Achieving financial independence or retiring early is a very popular goal these days. So it might sound a little crazy to work even though you no longer need the money to fund your lifestyle.
“Retirement is an illusion because those who can afford the illusion are disillusioned by it, and those who cannot afford the illusion are haunted by it.”
– Mitch Anthony (Author)
Many ‘retirement workers’ have discovered that part-time jobs or volunteer positions allow them to keep a nice pace in life and find a balance among using their talents, enjoying recreation, traveling, and spending time with family.
Here are three important benefits of working in retirement that might persuade you to clock back in a couple days every week.
- Working is good for you.
While it makes sense to want to enjoy your assets when you’re younger, a recent study links retirement with decreased mental and physical activity and higher instances of illness.
Working keeps your mind and body active. It makes you engage in problem solving and creative thinking. It keeps you mindful about your health and appearance so that you make a good impression on colleagues and customers. It challenges you to keep achieving and rewards you when you do.
And, if nothing else, it keeps you from vegging out on the couch all day and driving your spouse crazy!
- Work can give you a sense of purpose.
Many retirees struggle with the transition to retirement because their sense of purpose and identity is so tied to their work. Without that familiar job and its schedule and responsibilities, some retirees struggle to find a reason to get out of bed in the morning. A part-time job can restore some of that sense of structure and drive.
In fact, you might find that working in retirement gives you an even greater sense of purpose than your former career did. You might have worked a job you didn’t 100% love in order to support your family. Now that you no longer need to worry about that.
You can take that community college teaching position. You can work a couple days every week at that non-profit that’s making a difference in your community. You can set up regular volunteer hours at a charitable organization that’s close to your heart. You can feel like you’re making a contribution to society without worrying about the size of your paycheck.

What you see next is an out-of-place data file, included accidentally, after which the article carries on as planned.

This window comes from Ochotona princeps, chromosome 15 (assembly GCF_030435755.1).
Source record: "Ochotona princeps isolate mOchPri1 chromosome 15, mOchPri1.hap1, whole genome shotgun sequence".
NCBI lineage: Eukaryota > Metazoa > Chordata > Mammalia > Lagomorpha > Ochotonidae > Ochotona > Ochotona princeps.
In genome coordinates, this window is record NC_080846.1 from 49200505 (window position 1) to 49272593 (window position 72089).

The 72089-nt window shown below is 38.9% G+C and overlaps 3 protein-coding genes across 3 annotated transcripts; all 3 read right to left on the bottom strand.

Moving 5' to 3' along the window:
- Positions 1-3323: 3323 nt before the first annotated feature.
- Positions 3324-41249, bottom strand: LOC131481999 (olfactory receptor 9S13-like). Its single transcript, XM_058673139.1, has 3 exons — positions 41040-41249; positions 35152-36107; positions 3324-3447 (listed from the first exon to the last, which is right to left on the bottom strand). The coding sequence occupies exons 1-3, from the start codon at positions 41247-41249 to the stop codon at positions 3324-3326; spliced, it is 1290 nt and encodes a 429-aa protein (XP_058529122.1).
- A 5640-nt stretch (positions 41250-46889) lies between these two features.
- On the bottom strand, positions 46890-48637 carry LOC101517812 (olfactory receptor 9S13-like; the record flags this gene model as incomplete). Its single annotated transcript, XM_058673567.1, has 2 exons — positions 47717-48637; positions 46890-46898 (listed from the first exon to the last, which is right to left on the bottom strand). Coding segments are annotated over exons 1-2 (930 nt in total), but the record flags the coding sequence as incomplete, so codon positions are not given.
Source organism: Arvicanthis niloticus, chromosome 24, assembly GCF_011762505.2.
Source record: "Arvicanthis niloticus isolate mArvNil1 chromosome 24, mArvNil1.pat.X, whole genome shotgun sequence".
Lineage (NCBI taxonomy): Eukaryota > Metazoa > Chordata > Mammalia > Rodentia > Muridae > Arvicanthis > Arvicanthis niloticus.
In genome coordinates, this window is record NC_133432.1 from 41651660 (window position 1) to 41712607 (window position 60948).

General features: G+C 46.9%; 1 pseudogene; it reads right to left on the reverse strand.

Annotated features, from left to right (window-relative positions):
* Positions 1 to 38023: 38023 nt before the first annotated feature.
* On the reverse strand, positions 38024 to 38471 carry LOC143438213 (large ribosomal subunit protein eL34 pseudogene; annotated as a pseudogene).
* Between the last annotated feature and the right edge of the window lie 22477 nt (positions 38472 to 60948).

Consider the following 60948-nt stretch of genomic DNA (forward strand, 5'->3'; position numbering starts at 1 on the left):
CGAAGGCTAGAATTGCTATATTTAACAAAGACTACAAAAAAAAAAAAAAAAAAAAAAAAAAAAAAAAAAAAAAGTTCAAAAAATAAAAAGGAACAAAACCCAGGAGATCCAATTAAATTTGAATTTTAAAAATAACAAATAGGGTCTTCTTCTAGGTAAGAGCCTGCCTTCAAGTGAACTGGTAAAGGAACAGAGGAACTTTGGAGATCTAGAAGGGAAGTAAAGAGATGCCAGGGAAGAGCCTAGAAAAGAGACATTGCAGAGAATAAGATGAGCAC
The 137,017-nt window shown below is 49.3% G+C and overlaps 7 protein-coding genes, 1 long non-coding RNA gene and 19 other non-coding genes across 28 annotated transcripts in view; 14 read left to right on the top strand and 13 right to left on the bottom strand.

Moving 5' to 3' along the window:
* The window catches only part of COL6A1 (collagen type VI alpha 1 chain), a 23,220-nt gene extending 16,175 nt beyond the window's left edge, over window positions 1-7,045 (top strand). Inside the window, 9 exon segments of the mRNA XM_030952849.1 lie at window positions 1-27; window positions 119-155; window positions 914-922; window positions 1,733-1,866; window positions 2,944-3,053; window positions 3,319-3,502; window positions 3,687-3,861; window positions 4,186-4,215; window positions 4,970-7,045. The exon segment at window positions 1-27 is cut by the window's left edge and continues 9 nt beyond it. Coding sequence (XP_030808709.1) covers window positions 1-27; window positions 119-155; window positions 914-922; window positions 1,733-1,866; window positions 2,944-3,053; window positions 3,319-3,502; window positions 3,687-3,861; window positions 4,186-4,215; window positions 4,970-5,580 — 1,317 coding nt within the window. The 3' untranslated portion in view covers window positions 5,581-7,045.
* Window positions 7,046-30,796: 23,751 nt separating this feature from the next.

- Work can improve your connections to other people.
Early retirement can be a period of isolation for some folks. Your friends and family might still be busy working and raising children. The familiar social interactions you enjoyed at work are gone. You and your spouse probably share some common interests, but you can’t spend every single second together.
If you retire early, It’s important to be open to making new personal connections. A new workplace is a great place to start that process. You’ll meet new people from different walks of life. You’ll work with and help people who can benefit from your personal wisdom and your professional skill set.
And the more involved you are in your community, the more curious and adventurous you’re going to be about trying new restaurants, shopping in new stores, and interacting with more people.
Of course, working in retirement can affect other aspects of your financial planning even if you don’t need the money, such as taxes, spending plan, superannuation, withdrawal rates, social security etc. These are important things to consider and plan for. But far too often, I’ve seen people focus only on the money side of planning for retirement and fail to consider how they will spend their time, energy and skills in the next exciting part of their life journey.